This post, however, has nothing directly to do with the Sox. As I lay me down to sleep this evening, the newest Fire Brand of the American League post landed in my Inbox. Andrew, a ridiculously intelligent gentleman on all things Red Sox(I also recommend his other site, 12eight,) listed his five favorite baseball movies. I'm no Lee1, but I've seen some movies in my day. I'll let you check Andrew's list on your own. Here's mine:

5. Eight Men Out - Sorry, not only do I like all things Olde Tyme Base Ball, but I think this flick worked on every level. It's an important moment in baseball history, back when ballplayers literally were the guys next door, only better. Gets the period down, and the acting, for a sports movie especially is pretty good. Also, you know John Cusack is in the movie and you're pretty sure he must play Shoeless Joe. He doesn't; D.B. Sweeney does.
4. The Sandlot "You're killin' me smalls!"; "Give 'em the cheese!"; "For-e-ver"; "You play ball like a girrrrrrrl!" Maybe it's an age thing, but I'm putting it ahead of Bad News Bears simply because I'd be posing if I pretended that Tanner and the boys made a real dent in my late-80s psyche.
3. Major League I think the Bruins are a five-game losing streak away from Patrice Bergeron pulling a Rick Vaughan, even though Mike Sullivan is not half as archetypical as James Gammon (played by Lou Brown). Also, the naked picture thing won't work with Jeremy Jacobs.
2. Field of Dreams I can't talk about this movie right now. I've got allergies. The neighbor's cat just walked out onto the porch and I can see it. James Earl Jones, the hot dog, the foul line. Really, it's the neighbor's cat.
1. The Natural I don't care what you say. It's really a toss-up between this and Field of Dreams and I'm going with this one simply because of the home-run: lights breaking, Roy Hobbs running the bases, crowd going crazy. Also, Hobbs wears Teddy Ballgame's number and wants to be known as "the greatest hitter who ever lived."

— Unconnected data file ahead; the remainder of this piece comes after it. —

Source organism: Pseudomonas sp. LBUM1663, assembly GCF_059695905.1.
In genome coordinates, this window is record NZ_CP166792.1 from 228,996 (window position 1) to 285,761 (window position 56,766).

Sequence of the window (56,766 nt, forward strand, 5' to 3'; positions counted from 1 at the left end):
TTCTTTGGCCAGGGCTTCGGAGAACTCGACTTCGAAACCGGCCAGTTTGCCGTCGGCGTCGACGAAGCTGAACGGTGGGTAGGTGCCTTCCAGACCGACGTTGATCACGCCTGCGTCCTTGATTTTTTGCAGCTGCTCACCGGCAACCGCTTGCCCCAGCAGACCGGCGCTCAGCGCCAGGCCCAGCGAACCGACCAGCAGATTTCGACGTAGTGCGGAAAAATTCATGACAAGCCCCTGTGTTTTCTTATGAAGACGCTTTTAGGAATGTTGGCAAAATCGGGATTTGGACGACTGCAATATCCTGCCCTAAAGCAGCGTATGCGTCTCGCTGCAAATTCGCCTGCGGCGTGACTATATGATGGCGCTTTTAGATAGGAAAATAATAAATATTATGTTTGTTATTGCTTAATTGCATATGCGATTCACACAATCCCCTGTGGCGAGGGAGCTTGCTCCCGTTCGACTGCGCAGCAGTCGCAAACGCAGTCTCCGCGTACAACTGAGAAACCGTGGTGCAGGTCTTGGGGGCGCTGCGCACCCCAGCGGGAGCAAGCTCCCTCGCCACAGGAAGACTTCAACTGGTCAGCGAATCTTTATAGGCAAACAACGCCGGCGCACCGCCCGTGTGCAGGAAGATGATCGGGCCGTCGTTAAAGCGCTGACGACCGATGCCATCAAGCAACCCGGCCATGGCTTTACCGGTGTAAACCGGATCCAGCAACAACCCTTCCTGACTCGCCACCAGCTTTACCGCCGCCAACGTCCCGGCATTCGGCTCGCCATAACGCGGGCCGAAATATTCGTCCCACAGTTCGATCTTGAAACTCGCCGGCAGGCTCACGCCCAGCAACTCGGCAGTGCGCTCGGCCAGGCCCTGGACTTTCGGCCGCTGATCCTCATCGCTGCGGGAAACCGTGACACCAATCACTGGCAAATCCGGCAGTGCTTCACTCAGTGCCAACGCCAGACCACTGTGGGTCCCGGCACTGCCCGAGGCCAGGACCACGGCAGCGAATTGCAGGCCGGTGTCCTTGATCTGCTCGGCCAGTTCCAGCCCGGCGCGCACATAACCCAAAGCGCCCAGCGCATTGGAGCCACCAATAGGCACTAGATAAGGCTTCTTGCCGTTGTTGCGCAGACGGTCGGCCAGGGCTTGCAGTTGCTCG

You might notice that Bull Durham isn't on my list. You know why? Robert Wuhl sucks. Tim Robbins couldn't throw a baseball if the lives of several Cambodian children depended on it and the stupid "Church of Baseball" crap makes me want to wish I'd never heard of church or baseball. I will concede the "candlesticks" scene is pretty amusing, the first time.

1Yes, this is a blatant attempt to goad him into writing something.

10 January 2006

The Transcript ...

... doesn't really do it justice. Alito seemed appalled at the line of questioning. I'm still not defending him, but I can't figure out what Graham was trying to do.
GRAHAM: For those who are watching who are not lawyers, generally speaking, in all of the wars that we've been involved in we don't let the people trying to kill us sue us. Right? And we're not going to let them go at an arbitrary time period if we think they're still dangerous because we don't want to go have to shoot at them again or let them shoot at us again.

Is that a good summary of the law of armed conflict?

ALITO: I don't know whether I'd put it quite that broadly, Senator.


The precedent that you -- the Johnson v. Eisentrager, of course, has been substantially modified, if not overruled. Ex Parte Quirin, of course, is still a precedent.

There was a lower precedent involving someone who fought with the Italian army. And I can't remember the exact name of it. And that was the case that I thought you were referring to when you first framed the question.

But those are the precedents in the area. Then, if you go back to the Civil War, there's Ex Parte Milligan and a few others.

GRAHAM: We don't have to go back that far.


ALITO: Well, in this area...

GRAHAM: Well...

ALITO: ... it's actually instructive to do it.
Since no one else is really mentioning it, maybe I'm the one who's gone off the deep end here. I just found, maybe not the questions themselves, but the manner in which they were delivered, to be out of context. He was giving a stump speech. Of course, this is also the first confirmation hearing to which I've had the luxury of paying close attention, so maybe this is the way it always goes down.

Ladies and Gentlemen ...

Lindsey Graham (R-SC). The esteemed gentleman from the Palmetto State is either torpedoing his own SCOTUS nominee or falling on the grenade to make said nominee look more liberal than should be expected. Alito looks downright uncomfortable with Graham's insistence that there should be no judicial recourse for enemy combatants, either US citizens or foreign nationals. He's cringing with the end of every question.

Graham is absolutely coming off, to me, as a total wingnut who thinks there are no differences between the GWOT and WWII while Alito is defending Hamdi and, if Graham would let him, Milligan. Now, I can only see two options here:

1. Graham doesn't care how this effects Alito's confirmation. He's got a stage and a mostly captive audience and he's going to use it however he wants. Given that Graham is batshit, this isn't necessarily unlikely.